Tiger Woods entered the room with a slight limp and unwavering determination to play the U.S. Open.
"The knee's doing better," said Woods, who had arthroscopic surgery on his left knee April 15.
"The rehab is boring. It gets really old riding that bike, man. But everything's on schedule. Just been training and trying to get this thing organized for the Open, and it's right on schedule for that."
Woods spoke Tuesday at Congressional Country Club. The second annual edition of Woods' own PGA Tour event, the AT&T National, returns to Congressional in July.
The U.S. Open will be at Torrey Pines in San Diego on June 12-15, a major that could prove a bit dicey for the world's No. 1 player following a two-month layoff.
Woods had hoped to fine-tune his game this week at the Memorial, but he withdrew and has no plans to play in next week's Stanford St. Jude Classic in Memphis, Tenn.
"I wasn't ready," Woods said.
"I started my practice basically just recently. So going to Memorial that rusty, it wouldn't have made any sense. I wasn't sharp enough. I didn't hit all my shots I needed to hit yet at home and make sure everything is organized. ... The whole idea is to be ready for the U.S. Open."
Woods also had a two-month layoff before the U.S. Open in 2006, coping with the death of his father. He missed the cut at Winged Foot -- the only time he has failed get past the first two rounds at a major.
But, as he pointed out Tuesday, he had surgery on the same knee in 2002 and returned to win his next event, the Buick Invitational, which happens to be at Torrey Pines.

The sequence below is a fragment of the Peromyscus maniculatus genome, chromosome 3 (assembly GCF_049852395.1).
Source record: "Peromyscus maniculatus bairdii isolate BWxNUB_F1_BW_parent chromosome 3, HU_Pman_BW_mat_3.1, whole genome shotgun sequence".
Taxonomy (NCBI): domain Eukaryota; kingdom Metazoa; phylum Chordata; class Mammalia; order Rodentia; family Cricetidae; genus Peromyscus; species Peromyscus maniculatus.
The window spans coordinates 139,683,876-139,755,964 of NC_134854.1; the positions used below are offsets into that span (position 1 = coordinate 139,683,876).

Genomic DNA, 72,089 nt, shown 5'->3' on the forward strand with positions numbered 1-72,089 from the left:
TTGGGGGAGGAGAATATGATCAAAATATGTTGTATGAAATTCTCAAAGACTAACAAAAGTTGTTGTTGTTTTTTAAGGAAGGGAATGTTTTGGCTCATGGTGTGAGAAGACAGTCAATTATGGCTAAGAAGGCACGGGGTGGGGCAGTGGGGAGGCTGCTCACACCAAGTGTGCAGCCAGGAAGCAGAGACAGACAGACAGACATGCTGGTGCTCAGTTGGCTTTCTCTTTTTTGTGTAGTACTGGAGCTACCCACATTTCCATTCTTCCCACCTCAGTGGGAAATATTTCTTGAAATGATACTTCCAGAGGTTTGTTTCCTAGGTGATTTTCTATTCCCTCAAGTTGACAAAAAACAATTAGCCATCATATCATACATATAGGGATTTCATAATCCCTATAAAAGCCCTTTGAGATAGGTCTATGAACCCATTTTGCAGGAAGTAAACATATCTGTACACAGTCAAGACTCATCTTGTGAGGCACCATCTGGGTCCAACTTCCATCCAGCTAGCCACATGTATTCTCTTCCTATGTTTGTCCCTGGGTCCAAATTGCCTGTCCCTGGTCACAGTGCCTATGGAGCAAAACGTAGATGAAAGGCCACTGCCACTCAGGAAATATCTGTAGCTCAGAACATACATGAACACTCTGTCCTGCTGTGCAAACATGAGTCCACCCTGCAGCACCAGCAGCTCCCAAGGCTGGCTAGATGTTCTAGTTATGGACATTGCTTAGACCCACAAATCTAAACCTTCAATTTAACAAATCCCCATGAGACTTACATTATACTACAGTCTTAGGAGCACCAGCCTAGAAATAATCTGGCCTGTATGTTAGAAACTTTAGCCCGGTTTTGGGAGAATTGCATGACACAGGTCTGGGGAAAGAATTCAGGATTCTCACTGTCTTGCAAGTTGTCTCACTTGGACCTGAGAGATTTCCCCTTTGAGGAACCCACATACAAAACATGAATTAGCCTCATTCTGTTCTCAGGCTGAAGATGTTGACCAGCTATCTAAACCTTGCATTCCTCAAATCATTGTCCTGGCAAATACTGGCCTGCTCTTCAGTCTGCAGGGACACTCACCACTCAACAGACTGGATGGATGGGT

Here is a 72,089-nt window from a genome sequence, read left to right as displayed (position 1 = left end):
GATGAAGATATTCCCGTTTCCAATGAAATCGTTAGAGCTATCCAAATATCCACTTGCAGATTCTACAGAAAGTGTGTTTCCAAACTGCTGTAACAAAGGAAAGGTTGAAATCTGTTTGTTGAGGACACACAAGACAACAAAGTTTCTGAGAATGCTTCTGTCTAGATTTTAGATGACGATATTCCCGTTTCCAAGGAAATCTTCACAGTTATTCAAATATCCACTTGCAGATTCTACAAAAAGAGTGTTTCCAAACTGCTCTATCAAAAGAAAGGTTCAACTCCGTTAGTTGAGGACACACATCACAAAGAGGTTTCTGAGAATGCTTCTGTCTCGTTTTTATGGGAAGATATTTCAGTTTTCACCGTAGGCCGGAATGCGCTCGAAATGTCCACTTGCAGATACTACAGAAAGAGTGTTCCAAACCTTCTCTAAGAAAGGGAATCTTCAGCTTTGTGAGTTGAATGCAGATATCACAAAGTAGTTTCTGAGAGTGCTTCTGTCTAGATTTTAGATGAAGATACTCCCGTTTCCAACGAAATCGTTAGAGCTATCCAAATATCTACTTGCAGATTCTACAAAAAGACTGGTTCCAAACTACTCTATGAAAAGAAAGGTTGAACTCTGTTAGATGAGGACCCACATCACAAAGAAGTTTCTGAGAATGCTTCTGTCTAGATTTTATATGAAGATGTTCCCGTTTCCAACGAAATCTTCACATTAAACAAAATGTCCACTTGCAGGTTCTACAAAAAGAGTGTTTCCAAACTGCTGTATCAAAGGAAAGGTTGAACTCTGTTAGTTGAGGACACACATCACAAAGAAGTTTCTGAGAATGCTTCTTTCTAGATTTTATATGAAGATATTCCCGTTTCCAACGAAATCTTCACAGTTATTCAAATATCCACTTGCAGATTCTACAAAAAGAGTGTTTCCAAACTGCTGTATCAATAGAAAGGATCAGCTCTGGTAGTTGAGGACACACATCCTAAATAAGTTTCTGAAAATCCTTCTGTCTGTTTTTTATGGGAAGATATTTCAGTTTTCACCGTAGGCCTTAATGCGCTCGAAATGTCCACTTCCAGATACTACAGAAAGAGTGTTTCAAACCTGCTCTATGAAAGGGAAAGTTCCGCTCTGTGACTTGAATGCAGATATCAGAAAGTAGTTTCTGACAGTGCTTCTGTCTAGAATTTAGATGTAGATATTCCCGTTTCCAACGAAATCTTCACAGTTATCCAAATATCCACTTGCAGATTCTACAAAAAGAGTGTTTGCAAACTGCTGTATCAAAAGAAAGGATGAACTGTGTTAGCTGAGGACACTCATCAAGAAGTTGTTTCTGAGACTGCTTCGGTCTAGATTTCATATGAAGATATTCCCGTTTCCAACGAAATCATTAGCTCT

"I know what it takes to win a tournament coming back off after having a procedure done, and it is just a matter of being prepared, getting all my practice time in, making sure my shots are how I want them, trying to understand what my misses might be," Woods said.
Woods said the current problems with the knee result from "more stiffness than anything." He said he made the decision to have the surgery two to three weeks before playing the Masters in April.
"I couldn't function anymore with what I was doing," Woods said.
"Not a fun way to play, moving around."
As for his own tournament, Woods hopes to build off last year's successful inaugural event by again paying tribute to the military. Tickets will remain a bargain ($25), and he hopes to announce a Washington-area location for a Tiger Woods Learning Center by early next year.
Woods, however, left the future of the tournament in some doubt. Congressional has agreed to host the event in 2009, but the following two years have been ruled out because of an overhaul to the Blue Course in preparation for the 2011 U.S. Open.
Woods said he will look at the nearby TPC course at Avenel, which is undergoing a major renovation. But he didn't rule out moving the tournament from the Washington area -- perhaps for good, if Congressional's membership doesn't want to host the event on a yearly basis.
"We have to explore every option," Woods said.
Woods, of course, would like to win his own tournament, and he imagined an amusing ceremony in which he presented the Capitol-shaped trophy to himself:
"Tiger Woods, here you go."
"Tiger, what do you think of this?"
But he beamed brightest when asked for an update on daughter Sam, who will have her first birthday the week following the U.S. Open.
"We have a little cut-down putter that she smoked me in the head yesterday with," Woods said.
"I have a hard head."